Disadvantages for closed-loop products include price/performance.  Many budget-friendly air coolers will match or outperform a significantly more expensive closed-loop cooler.  In general, the best air-coolers will outperform the best closed-loop coolers.  Depending on case design, the reservoir/radiator may cause clearance issues with various components.  A closed-loop cooler is not competitive with custom water cooling loops.  A custom loop generally has more liquid, a better pump, less restrictive blocks and tubing (which improves liquid flow and cooling capacity) and significantly more radiator surface area.

Recommendations:  I prefer the newer generations of Corsair closed-loop coolers.  They combine solid installation (as opposed to the ludicrous circular ring mount of earlier efforts) with solid performance and a fairly good range of prices.  The H60 is a basic thin-rad, single fan setup.  The H80 has a thicker radiator and 2 fans.  The H100 is the highest end, boasting a 240mm radiator and 2 fans (with a max of 4 fans for push/pull).  If you want a closed-loop cooler, pick the one that best fits your needed level of cooling and maximum level of expense.

Cooling your PC: Air Cooling

Disclaimer:  It should be noted upfront that this post mainly concerns cooling with an eye toward overclocking.  If you intend to keep all of your components at stock clocks, it's unlikely you'll need to bother with aftermarket cooling of any kind.  If your intent is to utilize aftermarket cooling to achieve a near silent PC, please ask in the thread for recommendations.

Cooling your PC comes down to a pretty simple decision: Air or Water.  For those inclined to nitpick, there is also:

Phase Change
Peltier (TEC)
Liquid Nitrogen
"Bong" Water Cooling
Mineral Oil Bath

These options are extremely expensive and very time consuming, and all require at least some modification to case and components.  Phase Change, TEC, and LN cooling are all sub-ambient cooling methods (that is, they cool the processor to below the ambient temperature of the room) and as such can produce potentially damaging condensation, which requires the application of insulation and other motherboard modification to ensure safe operation.

As you might be able to tell, this leaves air or water cooling (or some combination of the two) as the only really feasible options for most home builders.  We'll start with air cooling.

Air cooling is a relatively simple setup.  You should start with a solid case for air cooling.  Some cases (the Corsair Obsidian 700D/800D for example) are very water cooling oriented, with relatively unimpressive air cooling performance.  Cooler Master's HAF series of cases are good air cooling performers, as is the CM690 II (which is also a solid mid-tower for custom water cooling).  Lian Li makes some good mid-towers with adequate intake and exhaust setups.  Fractal Design's R3 and Arc Midi have room for a very nice air cooling setup.  Silverstone's FT02 is a good, but very expensive, option.  After choosing your case, component cooling is your next stop:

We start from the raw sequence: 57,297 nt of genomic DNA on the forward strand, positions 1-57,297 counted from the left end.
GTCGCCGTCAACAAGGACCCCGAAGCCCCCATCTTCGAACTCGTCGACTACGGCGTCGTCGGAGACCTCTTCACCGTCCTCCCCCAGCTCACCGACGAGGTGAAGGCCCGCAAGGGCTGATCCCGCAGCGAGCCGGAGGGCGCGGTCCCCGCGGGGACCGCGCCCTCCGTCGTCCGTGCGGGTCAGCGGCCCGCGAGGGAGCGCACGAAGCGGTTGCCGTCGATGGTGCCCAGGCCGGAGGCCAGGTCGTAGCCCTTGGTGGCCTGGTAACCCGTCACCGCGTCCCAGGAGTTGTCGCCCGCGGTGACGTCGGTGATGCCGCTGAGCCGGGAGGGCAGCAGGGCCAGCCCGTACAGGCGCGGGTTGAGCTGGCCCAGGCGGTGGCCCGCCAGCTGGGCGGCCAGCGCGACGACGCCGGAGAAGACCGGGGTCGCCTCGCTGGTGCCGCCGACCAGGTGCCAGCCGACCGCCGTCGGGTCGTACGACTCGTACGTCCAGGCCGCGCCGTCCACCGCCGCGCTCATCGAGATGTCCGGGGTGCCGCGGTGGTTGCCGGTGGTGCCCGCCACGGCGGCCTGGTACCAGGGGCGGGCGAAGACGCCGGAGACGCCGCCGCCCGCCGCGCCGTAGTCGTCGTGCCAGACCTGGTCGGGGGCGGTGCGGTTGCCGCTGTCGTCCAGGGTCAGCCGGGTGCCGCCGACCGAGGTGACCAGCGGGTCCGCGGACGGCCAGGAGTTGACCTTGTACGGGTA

CPU:  There are a boatload of different options for air cooling your CPU.  At lower budgets, the Cooler Master Hyper 212+ is a favorite, and the Xigmatek Gaia has recently arrived to solid reviews.  For a bit more, the Scythe Mugen 2 or 3 is a good option, as is the Xigmatek Balder (an updated, push/pull compatible version of the well-liked Black Knight cooler).  On the high end are the Prolimatech Megahalems and Thermalright Venomous X.  If you really want to go for broke with air cooling, the Noctua D14 or Cogage Arrow are your go-to coolers.

GPU:  Your graphics card comes with a perfectly acceptable cooler already applied.  Depending on the make and model of the card, it might be a relatively staid reference cooler, or a tri-fan non-ref monstrosity that just demands that you overclock.  Whatever cooler your card ships with will suffice for the clocks it ships at, unless your case is some kind of heat-trapping, dust laden hellhole.  Aftermarket GPU cooling options also exist, though I don't know enough about them to recommend one above another.

Drives:  Generally speaking most internal drive bays are placed by the front intake fans to receive cooling.  There's generally little need to do more here, unless you have high density internal 3.5' bays and are really loaded up on drives.  In such a case a couple of fans ghetto mounted to the side of the cage opposite the intake fans will likely improve airflow enough to maintain safe drive temps.

Motherboard:  Most enthusiast motherboards are heavy enough on power phases, with big enough heatsinks that they can be cooled passively by whatever air flows over the motherboard via case fans.  Side intake fans, downdraft CPU coolers, and small fans for chipset spot cooling are all good options if your motherboard is overheating.

RAM:  If your CPU cooler allows for it, you can purchase RAM with nice tall heatspreaders, which will help more efficiently disperse heat.  Corsair and others do sell special fan attachments for RAM spot cooling.